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Holy Family volunteers brighten homebound seniors’ holidays

Over the Christmas holiday week, most everybody in Franklin County was busy with everything from shopping for gifts to put under their tree, to entertaining friends and family.

The same is true over Thanksgiving weekend, when the Christmas season holiday traditionally gets fully underway.

But for a band of dedicated volunteers, and a supportive community, this is a  time to make sure the county’s seniors are getting the meals they need to make for a joyous celebration.

Beginning with Thanksgiving dinners donated by the Owl Cafe, the season has meant that the Elder Care Community Council of Franklin County, and its volunteer crew, has delivered meals to seniors on the west side of the river, as well as some in Eastpoint.

Valentina Webb, president of the ECCC, said this year about 120 seniors each receive along with their meals a gift of $10 plus greeting cards created by schoolkids at Project Impact. 

Volunteers from Trinity Episcop[al Church have been baking cookies for the seniors, plus there have been donations, both cash and in-kind, from the Parrot Head Club of the Forgotten Coast.

When the ECCC needed food boxes, which have doubled in price, Half Shell Dockside and Tamara’s Cafe both were there to donate, and Water Street Seafood has helped out as well..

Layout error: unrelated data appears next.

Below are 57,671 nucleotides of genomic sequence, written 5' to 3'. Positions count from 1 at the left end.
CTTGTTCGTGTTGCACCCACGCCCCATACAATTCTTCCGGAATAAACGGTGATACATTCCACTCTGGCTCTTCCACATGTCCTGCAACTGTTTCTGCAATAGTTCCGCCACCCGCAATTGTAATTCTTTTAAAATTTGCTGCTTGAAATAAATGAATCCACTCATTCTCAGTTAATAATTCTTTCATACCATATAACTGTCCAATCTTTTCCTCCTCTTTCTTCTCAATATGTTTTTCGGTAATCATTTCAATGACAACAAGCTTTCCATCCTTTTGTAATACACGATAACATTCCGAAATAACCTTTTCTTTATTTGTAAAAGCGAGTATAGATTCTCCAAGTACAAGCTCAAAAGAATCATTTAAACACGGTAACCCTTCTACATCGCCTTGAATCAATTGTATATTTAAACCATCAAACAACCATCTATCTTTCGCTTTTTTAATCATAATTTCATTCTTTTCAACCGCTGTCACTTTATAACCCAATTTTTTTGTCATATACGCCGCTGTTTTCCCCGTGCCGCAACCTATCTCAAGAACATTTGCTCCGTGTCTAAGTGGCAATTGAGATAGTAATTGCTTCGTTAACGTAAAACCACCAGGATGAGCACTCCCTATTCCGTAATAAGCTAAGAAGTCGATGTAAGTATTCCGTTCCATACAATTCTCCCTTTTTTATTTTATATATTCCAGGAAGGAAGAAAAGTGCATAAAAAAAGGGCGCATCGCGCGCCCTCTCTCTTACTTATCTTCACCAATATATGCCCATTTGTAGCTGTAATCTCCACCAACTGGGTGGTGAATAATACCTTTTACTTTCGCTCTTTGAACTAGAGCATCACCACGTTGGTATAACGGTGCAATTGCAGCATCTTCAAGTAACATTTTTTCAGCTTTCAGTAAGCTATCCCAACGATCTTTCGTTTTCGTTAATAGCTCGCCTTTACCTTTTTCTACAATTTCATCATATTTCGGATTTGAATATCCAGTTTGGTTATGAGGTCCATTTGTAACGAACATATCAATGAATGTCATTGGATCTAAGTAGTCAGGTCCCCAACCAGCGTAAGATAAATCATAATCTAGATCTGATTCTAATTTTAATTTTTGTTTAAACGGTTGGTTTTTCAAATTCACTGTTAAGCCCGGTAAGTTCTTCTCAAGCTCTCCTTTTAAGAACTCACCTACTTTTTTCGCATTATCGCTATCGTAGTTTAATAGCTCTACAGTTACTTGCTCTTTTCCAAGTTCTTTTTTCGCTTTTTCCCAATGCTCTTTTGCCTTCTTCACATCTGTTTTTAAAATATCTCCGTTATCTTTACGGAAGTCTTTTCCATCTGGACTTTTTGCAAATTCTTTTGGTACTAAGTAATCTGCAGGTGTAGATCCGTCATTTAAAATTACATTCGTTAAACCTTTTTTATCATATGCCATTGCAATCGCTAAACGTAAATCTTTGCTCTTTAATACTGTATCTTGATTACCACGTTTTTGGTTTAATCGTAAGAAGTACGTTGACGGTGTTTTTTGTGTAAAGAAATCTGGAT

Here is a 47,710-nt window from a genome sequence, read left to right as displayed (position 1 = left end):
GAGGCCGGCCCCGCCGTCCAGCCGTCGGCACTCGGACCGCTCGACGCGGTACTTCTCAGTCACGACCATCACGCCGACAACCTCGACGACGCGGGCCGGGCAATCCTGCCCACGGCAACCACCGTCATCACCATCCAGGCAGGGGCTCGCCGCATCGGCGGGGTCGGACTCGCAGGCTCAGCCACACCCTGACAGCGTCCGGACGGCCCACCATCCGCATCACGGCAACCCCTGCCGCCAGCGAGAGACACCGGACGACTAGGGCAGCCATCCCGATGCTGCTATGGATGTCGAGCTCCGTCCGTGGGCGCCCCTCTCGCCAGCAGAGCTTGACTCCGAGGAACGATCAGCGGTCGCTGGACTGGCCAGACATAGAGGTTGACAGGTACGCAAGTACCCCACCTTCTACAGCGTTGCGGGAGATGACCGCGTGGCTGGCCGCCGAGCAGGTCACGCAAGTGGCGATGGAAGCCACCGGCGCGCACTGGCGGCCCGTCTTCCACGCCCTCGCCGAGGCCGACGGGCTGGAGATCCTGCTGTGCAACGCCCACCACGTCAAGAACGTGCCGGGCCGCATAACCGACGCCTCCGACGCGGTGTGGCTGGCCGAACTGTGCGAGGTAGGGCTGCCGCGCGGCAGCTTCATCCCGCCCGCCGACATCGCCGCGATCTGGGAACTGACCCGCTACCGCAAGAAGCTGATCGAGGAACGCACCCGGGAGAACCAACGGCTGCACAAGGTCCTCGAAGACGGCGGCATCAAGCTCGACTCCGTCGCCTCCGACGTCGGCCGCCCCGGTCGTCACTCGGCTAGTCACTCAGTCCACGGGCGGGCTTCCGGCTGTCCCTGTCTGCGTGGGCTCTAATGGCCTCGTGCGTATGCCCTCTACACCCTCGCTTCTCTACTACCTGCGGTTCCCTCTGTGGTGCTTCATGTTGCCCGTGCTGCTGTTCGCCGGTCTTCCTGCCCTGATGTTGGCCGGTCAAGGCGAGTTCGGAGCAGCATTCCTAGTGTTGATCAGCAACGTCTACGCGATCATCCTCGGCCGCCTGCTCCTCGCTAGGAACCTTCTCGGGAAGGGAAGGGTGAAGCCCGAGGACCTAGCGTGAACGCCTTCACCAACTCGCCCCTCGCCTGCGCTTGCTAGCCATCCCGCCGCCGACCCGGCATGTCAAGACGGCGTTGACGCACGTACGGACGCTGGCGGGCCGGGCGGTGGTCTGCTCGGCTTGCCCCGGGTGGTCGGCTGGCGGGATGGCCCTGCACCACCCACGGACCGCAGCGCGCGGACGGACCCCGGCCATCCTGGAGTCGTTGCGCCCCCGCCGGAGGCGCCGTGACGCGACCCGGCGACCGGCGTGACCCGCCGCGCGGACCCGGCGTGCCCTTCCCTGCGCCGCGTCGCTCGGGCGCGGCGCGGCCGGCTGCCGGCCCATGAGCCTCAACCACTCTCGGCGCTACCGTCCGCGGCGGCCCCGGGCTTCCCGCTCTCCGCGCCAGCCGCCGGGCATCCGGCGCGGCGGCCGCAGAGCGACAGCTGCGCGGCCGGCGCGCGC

“The local restaurants have been really good to us,” said Webb. “We’ve never been told no. We really have strong support from the community.”
The Area Agency on Aging, Inc. funnels $10,000 in state dollars through the county to support the ECCC, but the costs are such that private-sector donations are essential to helping the county’s seniors.

Betsy Nofziger, the ECCC’s secretary/treasurer, said that more than 18,000 meals have been distributed to seniors in 2021, with each having a price tag, when all expenses are figured in, of between $8 and $12 each. The grocery bill alone is about $3,000 every three months, Webb said.

“It’s amazing how many people love seniors,” said Webb. “When they see what we’re doing, they don’t mind giving. We are so grateful.”

It’s not just about food, especially during the coronavirus pandemic that has kept a lot of seniors bound to their homes.

Webb said volunteers often perform well checks, or they’ll remind seniors about getting their vaccinations and booster shots. 

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Meet the Editor

David Adlerstein, The Apalachicola Times’ digital editor, started with the news outlet in January 2002 as a reporter.

Prior to then, David Adlerstein began as a newspaperman with a small Boston weekly, after graduating magna cum laude from Brandeis University in Waltham, Massachusetts. He later edited the weekly Bellville Times, and as business reporter for the daily Marion Star, both not far from his hometown of Columbus, Ohio.

In 1995, he moved to South Florida, and worked as a business reporter and editor of Medical Business newspaper. In Jan. 2002, he began with the Apalachicola Times, first as reporter and later as editor, and in Oct. 2020, also began editing the Port St. Joe Star.

Wendy Weitzel The Star Digital Editor

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